Friday, March 07, 2008

Western Ghats: the hillstation of Valparai

The past three days I spent birding the Valaparai area of the Western Ghats with Relton. Valparai has by far some of the best birding that I've experience in the ghats. The elevation is higher than in Topslip (3000m versus 2000m) which provides more moisture and cooler temperatures that in turn support more of the evergreen community. There are a whole host of birds that call this evergreen habitat home, among them some extremely local endemic species. It was these birds that we were primarily targeting during our time in Valparai, and we were fortunate enough to observe the very uncommon White-bellied Shortwing at close range. This is one of the rarest birds that I've seen in my life as their limited habitat is being fragmented and cleared for plantations of tea and coffee. They are listed as globally vulnerable by Birdlife International with an estimated global population between 10,000 and 20,000 birds. This was only the second occasion that Relton had ever seen one while not mistnetting, so I count myself as extremely fortunate to have seen one!

During our time there, endemics such as the Black-and-orange Flycatcher, White-bellied Blue Flycatcher, White-bellied Shortwing, and some difficult species like Scaly Thrush, Blue-capped Rock Thrush, and Orange-headed Thrush were all seen well and were all new for me. I also saw many other flycatchers and specialties that I had seen last year, but that are globally quite uncommon; Nilgiri Flycatcher, Indian Swiftlet, Malabar Grey Hornbill, Malabar Whistling Thrush (photo below), and a good raptor in the form of a Common Buzzard (ubiquitous though it may be in the UK and throughout much of northern Eurasia, it’s a rare winter visitor this far south). I also got a nice photo shot with a pair of Greater Flamebacks (left)...unbelievably cooperative!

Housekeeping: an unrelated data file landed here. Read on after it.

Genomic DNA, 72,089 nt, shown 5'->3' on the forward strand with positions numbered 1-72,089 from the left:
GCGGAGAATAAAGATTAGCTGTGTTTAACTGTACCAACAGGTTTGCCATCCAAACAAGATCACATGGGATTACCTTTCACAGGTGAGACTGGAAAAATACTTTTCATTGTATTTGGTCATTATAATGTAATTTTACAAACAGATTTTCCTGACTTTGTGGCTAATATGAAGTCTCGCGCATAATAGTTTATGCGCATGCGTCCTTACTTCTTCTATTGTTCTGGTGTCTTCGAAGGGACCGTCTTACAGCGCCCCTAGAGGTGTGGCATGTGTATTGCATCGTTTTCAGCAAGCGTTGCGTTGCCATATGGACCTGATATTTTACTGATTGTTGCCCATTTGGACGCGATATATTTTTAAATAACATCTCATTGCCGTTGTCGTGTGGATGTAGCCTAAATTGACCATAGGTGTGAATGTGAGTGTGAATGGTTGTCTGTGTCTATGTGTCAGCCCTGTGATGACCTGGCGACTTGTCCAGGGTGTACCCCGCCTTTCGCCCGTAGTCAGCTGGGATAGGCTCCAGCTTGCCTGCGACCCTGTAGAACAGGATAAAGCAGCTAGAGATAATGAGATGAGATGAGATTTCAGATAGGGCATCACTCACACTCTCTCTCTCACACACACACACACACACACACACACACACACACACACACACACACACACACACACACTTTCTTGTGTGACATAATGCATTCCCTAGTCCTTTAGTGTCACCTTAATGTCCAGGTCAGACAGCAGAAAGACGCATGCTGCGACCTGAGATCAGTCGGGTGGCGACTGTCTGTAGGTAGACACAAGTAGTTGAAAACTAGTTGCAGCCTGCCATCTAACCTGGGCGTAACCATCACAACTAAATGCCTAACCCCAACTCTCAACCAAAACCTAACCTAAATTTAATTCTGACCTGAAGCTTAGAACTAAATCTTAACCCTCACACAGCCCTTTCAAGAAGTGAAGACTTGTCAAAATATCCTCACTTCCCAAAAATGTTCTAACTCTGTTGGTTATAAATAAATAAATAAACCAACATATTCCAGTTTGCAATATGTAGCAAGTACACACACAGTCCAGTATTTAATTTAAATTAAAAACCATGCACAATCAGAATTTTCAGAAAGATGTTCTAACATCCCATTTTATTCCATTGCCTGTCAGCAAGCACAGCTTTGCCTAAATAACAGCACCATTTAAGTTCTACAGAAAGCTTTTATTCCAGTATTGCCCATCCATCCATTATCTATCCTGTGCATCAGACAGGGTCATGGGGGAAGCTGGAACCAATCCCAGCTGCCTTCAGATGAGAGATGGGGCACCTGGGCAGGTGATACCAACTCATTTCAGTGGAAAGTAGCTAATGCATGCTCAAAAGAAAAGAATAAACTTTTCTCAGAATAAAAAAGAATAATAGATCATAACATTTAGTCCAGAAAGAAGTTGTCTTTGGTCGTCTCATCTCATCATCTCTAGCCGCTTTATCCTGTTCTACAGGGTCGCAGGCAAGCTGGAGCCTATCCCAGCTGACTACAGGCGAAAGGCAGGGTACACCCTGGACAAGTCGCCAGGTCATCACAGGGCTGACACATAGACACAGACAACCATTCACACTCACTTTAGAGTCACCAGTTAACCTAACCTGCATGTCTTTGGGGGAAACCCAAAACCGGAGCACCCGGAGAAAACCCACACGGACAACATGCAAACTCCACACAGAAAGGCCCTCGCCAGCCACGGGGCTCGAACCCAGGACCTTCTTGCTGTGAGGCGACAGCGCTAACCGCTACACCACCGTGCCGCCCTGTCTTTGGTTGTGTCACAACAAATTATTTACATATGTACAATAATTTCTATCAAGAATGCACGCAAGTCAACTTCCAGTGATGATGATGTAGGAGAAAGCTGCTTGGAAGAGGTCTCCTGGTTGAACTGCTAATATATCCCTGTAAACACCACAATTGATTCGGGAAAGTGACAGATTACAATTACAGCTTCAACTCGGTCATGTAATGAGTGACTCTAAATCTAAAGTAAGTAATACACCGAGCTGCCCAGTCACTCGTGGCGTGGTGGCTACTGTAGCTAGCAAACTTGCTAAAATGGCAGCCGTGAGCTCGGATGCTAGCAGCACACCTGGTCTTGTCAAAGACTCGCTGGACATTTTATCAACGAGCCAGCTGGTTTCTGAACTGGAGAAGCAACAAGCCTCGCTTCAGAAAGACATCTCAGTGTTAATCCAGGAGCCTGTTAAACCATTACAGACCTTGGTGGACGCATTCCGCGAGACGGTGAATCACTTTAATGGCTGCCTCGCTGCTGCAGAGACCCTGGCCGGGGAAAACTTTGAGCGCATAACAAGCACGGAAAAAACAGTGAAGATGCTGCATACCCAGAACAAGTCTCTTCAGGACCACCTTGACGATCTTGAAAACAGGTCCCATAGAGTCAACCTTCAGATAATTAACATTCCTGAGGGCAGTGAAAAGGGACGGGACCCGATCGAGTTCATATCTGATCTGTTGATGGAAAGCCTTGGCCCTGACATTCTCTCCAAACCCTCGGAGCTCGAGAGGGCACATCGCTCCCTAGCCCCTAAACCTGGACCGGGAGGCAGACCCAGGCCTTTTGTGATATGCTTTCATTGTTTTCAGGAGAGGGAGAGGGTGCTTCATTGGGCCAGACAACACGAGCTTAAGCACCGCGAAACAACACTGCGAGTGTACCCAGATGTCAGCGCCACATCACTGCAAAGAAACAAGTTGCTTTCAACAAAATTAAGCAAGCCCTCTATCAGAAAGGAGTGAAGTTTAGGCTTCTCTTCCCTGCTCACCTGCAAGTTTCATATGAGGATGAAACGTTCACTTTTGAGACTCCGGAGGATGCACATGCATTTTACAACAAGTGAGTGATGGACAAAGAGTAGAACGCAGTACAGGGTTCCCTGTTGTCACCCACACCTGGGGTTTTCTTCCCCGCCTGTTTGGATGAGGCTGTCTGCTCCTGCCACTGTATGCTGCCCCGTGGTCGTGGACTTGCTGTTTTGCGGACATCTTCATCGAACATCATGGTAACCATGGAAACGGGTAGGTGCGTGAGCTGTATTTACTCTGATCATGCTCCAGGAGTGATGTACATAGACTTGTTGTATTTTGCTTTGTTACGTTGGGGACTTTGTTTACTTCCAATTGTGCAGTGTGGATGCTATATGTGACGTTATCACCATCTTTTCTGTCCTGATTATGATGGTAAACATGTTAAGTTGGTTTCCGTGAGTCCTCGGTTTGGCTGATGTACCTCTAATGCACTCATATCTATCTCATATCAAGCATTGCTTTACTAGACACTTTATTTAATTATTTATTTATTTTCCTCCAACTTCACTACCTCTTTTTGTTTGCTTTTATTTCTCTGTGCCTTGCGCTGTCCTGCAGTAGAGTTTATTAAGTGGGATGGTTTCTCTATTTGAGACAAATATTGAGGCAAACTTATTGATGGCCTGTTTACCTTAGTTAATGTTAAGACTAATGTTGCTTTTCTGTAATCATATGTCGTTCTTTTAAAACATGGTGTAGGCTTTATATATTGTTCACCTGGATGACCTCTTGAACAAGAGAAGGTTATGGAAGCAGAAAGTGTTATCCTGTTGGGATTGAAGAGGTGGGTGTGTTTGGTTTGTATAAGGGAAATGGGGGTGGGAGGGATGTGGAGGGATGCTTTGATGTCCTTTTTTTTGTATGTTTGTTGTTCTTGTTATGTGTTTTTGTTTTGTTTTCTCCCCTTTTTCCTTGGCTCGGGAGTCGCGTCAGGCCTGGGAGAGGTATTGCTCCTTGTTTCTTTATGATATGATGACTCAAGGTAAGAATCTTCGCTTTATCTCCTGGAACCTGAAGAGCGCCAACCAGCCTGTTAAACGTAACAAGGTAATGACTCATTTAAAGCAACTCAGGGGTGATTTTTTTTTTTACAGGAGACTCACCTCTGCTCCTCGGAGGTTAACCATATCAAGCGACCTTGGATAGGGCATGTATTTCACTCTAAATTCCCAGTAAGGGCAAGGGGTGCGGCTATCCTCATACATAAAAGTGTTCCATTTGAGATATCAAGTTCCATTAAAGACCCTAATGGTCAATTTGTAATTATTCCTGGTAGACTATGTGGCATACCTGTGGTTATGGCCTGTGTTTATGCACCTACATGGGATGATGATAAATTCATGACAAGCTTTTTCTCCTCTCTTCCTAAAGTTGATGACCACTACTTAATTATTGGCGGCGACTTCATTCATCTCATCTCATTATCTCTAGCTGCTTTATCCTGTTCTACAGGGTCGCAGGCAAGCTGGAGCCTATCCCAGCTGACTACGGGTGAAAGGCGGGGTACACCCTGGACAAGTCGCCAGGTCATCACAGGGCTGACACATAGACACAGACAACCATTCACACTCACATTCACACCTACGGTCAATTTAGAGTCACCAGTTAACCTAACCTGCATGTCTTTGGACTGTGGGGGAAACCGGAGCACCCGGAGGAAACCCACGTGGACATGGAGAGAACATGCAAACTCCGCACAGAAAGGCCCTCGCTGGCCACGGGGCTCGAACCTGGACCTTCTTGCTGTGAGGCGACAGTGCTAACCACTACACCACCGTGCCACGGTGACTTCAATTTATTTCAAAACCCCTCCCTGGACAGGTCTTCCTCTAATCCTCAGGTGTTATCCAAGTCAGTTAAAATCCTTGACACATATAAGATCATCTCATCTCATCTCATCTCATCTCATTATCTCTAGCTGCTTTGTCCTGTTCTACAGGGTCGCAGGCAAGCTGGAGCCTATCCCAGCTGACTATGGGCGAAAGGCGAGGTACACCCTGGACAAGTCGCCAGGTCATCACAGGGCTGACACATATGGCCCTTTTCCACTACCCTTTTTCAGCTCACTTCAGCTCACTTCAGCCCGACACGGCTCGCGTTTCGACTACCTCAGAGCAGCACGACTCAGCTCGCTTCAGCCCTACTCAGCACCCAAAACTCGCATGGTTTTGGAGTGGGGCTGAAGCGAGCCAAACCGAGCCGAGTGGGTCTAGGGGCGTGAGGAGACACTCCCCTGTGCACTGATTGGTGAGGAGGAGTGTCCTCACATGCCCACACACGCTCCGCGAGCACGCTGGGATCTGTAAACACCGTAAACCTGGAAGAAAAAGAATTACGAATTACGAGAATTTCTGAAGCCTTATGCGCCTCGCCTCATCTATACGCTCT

We spent our two nights in Valparai driving roads through the more rural parts of the area in between coffee and tea plantations and isolated patches of the remnant native evergreen forest looking for owls. It was literally in the 11th hour on our second night that we finally saw our first nocturnal bird, an Oriental Scops Owl, perched on top of a small cement post by a grassy ditch. We saw a nice variety of mammals including Sambar Deer, Barking Deer, Porcupine, Giant Flying Squirrel, Black-naped Hare, and Bandicoot Rat (enormous!).
On our way back down the famous 40 hairpin turn into the lowlands we stopped when we heard birds and located several nice mixed flocks. Most of the species were the same ones we had recorded at higher elevation, but this was the only time we recorded Black-lored Tit, a brightly colored and crested relative to the chickadees and titmouse of North America. We also had the good fortune of simultaneously arriving at the same large snag as a Crested Serpent Eagle, a widespread bird in the hills and mountains of India, but this bird would have definitely flushed if it had already been present and we had then pulled up and stopped. It was extremely cooperative despite the passing buses and trucks that were politely letting us know that they were present by the incessant use of their horns (opening photo).

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